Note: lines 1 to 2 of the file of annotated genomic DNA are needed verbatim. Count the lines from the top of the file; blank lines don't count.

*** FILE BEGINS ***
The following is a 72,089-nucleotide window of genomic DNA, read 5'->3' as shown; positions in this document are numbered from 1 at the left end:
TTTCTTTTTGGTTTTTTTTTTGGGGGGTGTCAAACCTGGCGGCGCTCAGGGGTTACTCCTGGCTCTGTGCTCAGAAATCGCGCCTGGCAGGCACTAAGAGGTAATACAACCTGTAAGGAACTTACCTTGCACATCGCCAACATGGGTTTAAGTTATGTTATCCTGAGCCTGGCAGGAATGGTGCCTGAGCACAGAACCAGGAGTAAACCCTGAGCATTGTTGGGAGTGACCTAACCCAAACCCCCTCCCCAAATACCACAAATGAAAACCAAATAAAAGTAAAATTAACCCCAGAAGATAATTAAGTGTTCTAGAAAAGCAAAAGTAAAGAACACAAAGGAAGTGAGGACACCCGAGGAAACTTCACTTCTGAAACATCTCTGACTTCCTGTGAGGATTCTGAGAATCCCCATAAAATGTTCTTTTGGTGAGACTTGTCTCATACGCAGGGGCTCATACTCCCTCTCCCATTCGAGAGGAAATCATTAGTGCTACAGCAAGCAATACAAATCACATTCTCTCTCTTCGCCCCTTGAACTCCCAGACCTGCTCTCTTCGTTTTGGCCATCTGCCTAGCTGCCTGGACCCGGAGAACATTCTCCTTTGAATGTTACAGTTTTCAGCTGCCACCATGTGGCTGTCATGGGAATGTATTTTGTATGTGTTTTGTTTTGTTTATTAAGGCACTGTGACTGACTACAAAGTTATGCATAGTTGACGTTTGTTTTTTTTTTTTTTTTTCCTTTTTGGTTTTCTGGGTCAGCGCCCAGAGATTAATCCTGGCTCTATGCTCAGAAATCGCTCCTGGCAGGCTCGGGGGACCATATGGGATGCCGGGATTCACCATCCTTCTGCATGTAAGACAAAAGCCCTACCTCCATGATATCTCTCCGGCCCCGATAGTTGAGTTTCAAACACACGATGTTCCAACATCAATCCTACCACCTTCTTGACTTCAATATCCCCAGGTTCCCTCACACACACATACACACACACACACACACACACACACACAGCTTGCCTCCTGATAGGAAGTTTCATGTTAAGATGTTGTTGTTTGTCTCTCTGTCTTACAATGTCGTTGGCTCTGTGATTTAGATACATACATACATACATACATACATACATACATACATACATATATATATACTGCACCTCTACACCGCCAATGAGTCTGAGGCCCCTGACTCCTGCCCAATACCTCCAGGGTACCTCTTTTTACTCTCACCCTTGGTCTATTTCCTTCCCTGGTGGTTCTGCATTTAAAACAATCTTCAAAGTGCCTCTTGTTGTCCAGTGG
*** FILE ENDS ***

The following is a 72,089-nucleotide window of genomic DNA, read 5'->3' as shown; positions in this document are numbered from 1 at the left end:
TTTCTTTTTGGTTTTTTTTTTGGGGGGTGTCAAACCTGGCGGCGCTCAGGGGTTACTCCTGGCTCTGTGCTCAGAAATCGCGCCTGGCAGGCACTAAGAGGTAATACAACCTGTAAGGAACTTACCTTGCACATCGCCAACATGGGTTTAAGTTATGTTATCCTGAGCCTGGCAGGAATGGTGCCTGAGCACAGAACCAGGAGTAAACCCTGAGCATTGTTGGGAGTGACCTAACCCAAACCCCCTCCCCAAATACCACAAATGAAAACCAAATAAAAGTAAAATTAACCCCAGAAGATAATTAAGTGTTCTAGAAAAGCAAAAGTAAAGAACACAAAGGAAGTGAGGACACCCGAGGAAACTTCACTTCTGAAACATCTCTGACTTCCTGTGAGGATTCTGAGAATCCCCATAAAATGTTCTTTTGGTGAGACTTGTCTCATACGCAGGGGCTCATACTCCCTCTCCCATTCGAGAGGAAATCATTAGTGCTACAGCAAGCAATACAAATCACATTCTCTCTCTTCGCCCCTTGAACTCCCAGACCTGCTCTCTTCGTTTTGGCCATCTGCCTAGCTGCCTGGACCCGGAGAACATTCTCCTTTGAATGTTACAGTTTTCAGCTGCCACCATGTGGCTGTCATGGGAATGTATTTTGTATGTGTTTTGTTTTGTTTATTAAGGCACTGTGACTGACTACAAAGTTATGCATAGTTGACGTTTGTTTTTTTTTTTTTTTTTCCTTTTTGGTTTTCTGGGTCAGCGCCCAGAGATTAATCCTGGCTCTATGCTCAGAAATCGCTCCTGGCAGGCTCGGGGGACCATATGGGATGCCGGGATTCACCATCCTTCTGCATGTAAGACAAAAGCCCTACCTCCATGATATCTCTCCGGCCCCGATAGTTGAGTTTCAAACACACGATGTTCCAACATCAATCCTACCACCTTCTTGACTTCAATATCCCCAGGTTCCCTCACACACACATACACACACACACACACACACACACACACAGCTTGCCTCCTGATAGGAAGTTTCATGTTAAGATGTTGTTGTTTGTCTCTCTGTCTTACAATGTCGTTGGCTCTGTGATTTAGATACATACATACATACATACATACATACATACATACATACATATATATATACTGCACCTCTACACCGCCAATGAGTCTGAGGCCCCTGACTCCTGCCCAATACCTCCAGGGTACCTCTTTTTACTCTCACCCTTGGTCTATTTCCTTCCCTGGTGGTTCTGCATTTAAAACAATCTTCAAAGTGCCTCTTGTTGTCCAGTGG